Festo is showcasing three new, exciting concepts for the industrial application of superconductor technology at the Hanover Messe 2016.
With SupraJunction, Festo is demonstrating the contactless transport of objects through a round circuit across enclosed surfaces and through sluice gates. (Photos: Festo AG & Co. KG)
With these exhibits, superconductors enable the contact-free transfer of carrier plates in the horizontal plane and their transport across a surface of water, and they allow a gripper to be used in suspension and an object to be moved within an enclosed liquid-filled tube. The unique characteristics of superconductors come to the fore here by making low-energy, efficient motion possible in suspension – even beyond walls or through media.
Superconductors are materials which below a certain temperature can “freeze” the field of a permanent magnet at a defined distance and thus cause it to hover. The resultant gap remains stable in any spatial position. By this means, objects can be held in position contact-free without any control technology and can be moved with only minimal energy requirement. After several years of intensive research and three years of experience in this field at trade fairs, Festo is now meeting with partners and customers to discuss and explore their ideas for application.
“Entirely new forms of movement can be generated with superconductors that have until now seemed impossible. We have now realised twelve different concepts that have already given our customers a great deal of inspiration for new applications. We are currently working on implementing initial pilot projects,” says Georg Berner, Head of Strategic Corporate Development, Group Holding Festo and Project Coordinator for the SupraMotion concepts.
Three new possible applications
With its three current SupraMotion exhibits, Festo is further extending the spectrum of storage and movement possibilities shown to date and is showcasing three new possible applications at the Hanover Messe 2016. All three objects have electrically regulated coolers with a maximum power rating of 80 watts. “As soon as we get below the transition temperature of -180 °C, we can precisely determine the necessary cooling temperature with the regulator, in accordance with the system requirements – if the superconductor is to carry a greater load, we can cool it to a lower temperature, for example,” explains Georg Berner.
SupraJunction: horizontal transfer of suspended carrier plates
With SupraJunction, Festo is demonstrating the contactless transport of objects across enclosed surfaces and through sluice gates. Two carrier plates hover over the superconductors by means of magnetic rails affixed to their underside. They transport small glass containers through a round circuit by being transferred from one superconductor element of a conveyance system to the next element on a different handling system.
In the contact-free transfer from one cryostat to the next, an electromagnet attached to an electrical axis draws the carrier plate onto the next cryostat in the direction of attraction of the magnetic rails. Festo is thus for the first time realising automated transfer from one system to another in the horizontal plane and is making suspended transport possible in long process chains and across system boundaries.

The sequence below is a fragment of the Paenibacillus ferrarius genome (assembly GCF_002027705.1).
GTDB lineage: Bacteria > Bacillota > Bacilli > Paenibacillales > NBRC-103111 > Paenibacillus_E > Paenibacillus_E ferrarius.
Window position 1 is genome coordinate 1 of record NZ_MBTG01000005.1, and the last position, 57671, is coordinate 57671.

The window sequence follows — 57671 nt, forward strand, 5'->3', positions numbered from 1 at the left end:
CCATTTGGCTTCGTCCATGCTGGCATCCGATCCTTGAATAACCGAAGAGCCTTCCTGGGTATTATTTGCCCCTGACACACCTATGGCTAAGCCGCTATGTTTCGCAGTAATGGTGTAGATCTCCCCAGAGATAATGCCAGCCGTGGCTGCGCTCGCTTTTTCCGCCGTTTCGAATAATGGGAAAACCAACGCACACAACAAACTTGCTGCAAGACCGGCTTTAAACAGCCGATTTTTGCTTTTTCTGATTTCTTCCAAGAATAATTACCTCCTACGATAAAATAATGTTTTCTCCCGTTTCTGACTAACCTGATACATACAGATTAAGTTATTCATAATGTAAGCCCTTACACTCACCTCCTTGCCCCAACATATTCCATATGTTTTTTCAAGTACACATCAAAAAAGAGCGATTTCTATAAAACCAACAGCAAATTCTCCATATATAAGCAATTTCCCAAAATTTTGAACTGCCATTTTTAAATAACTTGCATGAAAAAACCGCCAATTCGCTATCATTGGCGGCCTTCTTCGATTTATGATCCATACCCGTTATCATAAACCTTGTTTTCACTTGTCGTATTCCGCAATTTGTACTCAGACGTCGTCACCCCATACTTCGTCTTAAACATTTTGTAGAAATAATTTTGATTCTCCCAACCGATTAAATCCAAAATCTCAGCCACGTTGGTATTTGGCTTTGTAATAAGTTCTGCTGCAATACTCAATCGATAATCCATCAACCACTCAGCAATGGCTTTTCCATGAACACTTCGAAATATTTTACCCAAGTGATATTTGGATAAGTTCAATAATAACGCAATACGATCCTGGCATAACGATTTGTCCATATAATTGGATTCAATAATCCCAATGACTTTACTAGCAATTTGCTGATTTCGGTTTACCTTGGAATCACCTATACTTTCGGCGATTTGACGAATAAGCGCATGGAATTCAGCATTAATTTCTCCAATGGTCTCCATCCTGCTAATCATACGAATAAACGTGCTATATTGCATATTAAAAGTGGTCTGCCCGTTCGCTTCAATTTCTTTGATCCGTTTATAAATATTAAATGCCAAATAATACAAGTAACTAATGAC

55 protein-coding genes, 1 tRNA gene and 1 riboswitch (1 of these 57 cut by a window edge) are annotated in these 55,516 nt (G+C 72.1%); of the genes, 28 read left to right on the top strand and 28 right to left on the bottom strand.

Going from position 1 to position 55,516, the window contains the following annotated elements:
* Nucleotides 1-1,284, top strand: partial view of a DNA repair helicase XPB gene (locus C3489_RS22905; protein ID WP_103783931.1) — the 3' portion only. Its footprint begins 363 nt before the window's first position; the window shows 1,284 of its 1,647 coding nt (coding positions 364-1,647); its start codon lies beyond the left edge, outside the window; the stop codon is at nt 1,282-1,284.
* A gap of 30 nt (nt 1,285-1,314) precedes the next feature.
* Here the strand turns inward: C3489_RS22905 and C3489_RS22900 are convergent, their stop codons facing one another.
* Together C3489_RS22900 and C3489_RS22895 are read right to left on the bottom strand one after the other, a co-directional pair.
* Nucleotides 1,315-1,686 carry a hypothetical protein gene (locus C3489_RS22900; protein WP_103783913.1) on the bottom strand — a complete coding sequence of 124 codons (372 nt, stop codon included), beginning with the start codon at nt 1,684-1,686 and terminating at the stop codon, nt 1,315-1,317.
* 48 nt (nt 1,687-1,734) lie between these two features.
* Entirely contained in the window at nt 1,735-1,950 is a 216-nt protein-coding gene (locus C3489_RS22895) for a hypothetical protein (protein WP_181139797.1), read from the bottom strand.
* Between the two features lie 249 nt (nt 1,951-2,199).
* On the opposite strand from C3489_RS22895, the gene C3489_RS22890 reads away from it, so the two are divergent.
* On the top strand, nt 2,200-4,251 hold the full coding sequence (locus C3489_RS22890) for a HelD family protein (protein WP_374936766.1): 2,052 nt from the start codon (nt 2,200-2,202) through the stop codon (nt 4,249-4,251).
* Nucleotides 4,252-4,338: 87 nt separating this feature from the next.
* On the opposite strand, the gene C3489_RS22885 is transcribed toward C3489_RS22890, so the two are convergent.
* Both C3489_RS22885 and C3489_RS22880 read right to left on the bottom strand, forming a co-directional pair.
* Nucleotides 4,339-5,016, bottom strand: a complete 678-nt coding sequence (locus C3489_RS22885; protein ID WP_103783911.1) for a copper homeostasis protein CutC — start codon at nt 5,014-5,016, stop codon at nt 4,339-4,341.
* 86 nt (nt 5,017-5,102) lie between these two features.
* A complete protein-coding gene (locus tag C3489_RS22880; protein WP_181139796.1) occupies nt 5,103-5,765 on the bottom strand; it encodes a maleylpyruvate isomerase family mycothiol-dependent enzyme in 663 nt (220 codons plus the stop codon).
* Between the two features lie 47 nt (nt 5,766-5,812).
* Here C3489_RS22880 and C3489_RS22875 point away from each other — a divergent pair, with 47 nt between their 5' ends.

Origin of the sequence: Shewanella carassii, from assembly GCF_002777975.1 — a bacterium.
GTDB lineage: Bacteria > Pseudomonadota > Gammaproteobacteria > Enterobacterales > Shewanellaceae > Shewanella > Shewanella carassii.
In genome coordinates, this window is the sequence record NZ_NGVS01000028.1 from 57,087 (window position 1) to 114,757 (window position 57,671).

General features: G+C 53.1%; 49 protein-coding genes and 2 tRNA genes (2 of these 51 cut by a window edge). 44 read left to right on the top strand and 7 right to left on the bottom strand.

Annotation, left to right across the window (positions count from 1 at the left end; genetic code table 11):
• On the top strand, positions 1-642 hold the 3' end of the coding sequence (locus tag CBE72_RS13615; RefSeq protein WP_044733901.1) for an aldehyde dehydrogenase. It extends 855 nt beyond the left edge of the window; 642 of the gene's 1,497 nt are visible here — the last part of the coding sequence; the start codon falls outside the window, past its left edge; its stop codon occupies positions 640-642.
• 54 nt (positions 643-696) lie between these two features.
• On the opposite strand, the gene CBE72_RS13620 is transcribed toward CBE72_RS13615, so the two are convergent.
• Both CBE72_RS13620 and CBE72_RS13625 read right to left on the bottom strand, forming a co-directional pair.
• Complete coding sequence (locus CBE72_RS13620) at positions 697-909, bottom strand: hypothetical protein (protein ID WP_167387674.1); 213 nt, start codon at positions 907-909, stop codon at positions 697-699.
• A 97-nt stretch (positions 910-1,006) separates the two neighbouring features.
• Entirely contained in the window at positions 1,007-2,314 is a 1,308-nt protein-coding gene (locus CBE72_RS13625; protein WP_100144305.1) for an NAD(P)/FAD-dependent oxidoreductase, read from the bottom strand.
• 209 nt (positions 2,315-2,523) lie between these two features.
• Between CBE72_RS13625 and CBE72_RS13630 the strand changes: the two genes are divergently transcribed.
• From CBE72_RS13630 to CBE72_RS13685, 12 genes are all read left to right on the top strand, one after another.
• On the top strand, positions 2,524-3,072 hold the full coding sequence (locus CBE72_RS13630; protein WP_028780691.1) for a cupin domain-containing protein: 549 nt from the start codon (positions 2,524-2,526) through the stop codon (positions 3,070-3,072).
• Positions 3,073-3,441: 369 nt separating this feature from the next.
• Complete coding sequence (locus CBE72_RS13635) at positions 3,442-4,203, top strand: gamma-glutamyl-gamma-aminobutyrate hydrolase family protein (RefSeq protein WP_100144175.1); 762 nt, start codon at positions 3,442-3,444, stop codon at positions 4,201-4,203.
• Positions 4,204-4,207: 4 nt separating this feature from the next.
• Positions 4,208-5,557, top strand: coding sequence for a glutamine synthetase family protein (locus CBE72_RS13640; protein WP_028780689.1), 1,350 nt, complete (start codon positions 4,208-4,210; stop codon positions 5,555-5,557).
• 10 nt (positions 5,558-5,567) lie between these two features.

Throughout this process, the plates hover over a flat basin of water. The carrier system and the automation mechanism are thus entirely separated from each other; this protects the components against soiling and greatly facilitates cleaning – ideal for applications in the packaging industry, laboratory automation, medical technology, or the food and pharmaceutical industries.
SupraGripper: mechanical gripping despite spatial separation
With the SupraGripper two grasping elements, each with three fingers, hover freely above two semicircular plates. This technology could enable objects to be grasped and transported within enclosed spaces – a practical solution for clean rooms or for working in liquids, gases or in vacuum.
The hovering effect is generated by three cryostats in all, which are installed beneath the plates and can be driven upwards or downwards. The grippers thus either hover above the plates or are set down onto them. In addition, the two plates can be rotated and precisely positioned by means of two rotary drives, so that the two grippers can be transported from one cryostat to the next.
To grasp an object, electrical spools fitted to the cryostats emit an impulse, which either severs the stored connection to the magnetic gripper elements or restores them, as required. This impulse causes the individual finger elements to fold upwards or downwards, which makes the grippers open or close.
SupraTube: rotation within an enclosed tube
A round cryostat with superconductors is attached to the outside of each end of a liquid-filled glass tube. Inside the vertically oriented tube is a magnetic puck that is virtually tethered to the two cryostats with a levitation gap of around five millimetres and is initially suspended beneath the upper cryostat. A magnetic ring surrounding the cryostats is set into rotation by means of a stepper motor, which transfers this motion to the suspended magnet. The magnet is repelled from the cryostat by an electrical impulse and drifts downwards in a spiral motion. At the lower end, it is captured once more and centred by the superconductor in the other cryostat.
This exhibit shows how a controlled movement can be executed within a tube without direct intervention from the outside. In a slightly modified configuration, drive units with superconductive magnetic couplings could be fitted along the longitudinal axis of the tube in order to draw a cleaning unit through it, entirely free of contact. Alternatively, the contents of a closed container – such as hazardous substances or explosive gases – could be set in rotation.
More information on SupraMotion you can find here: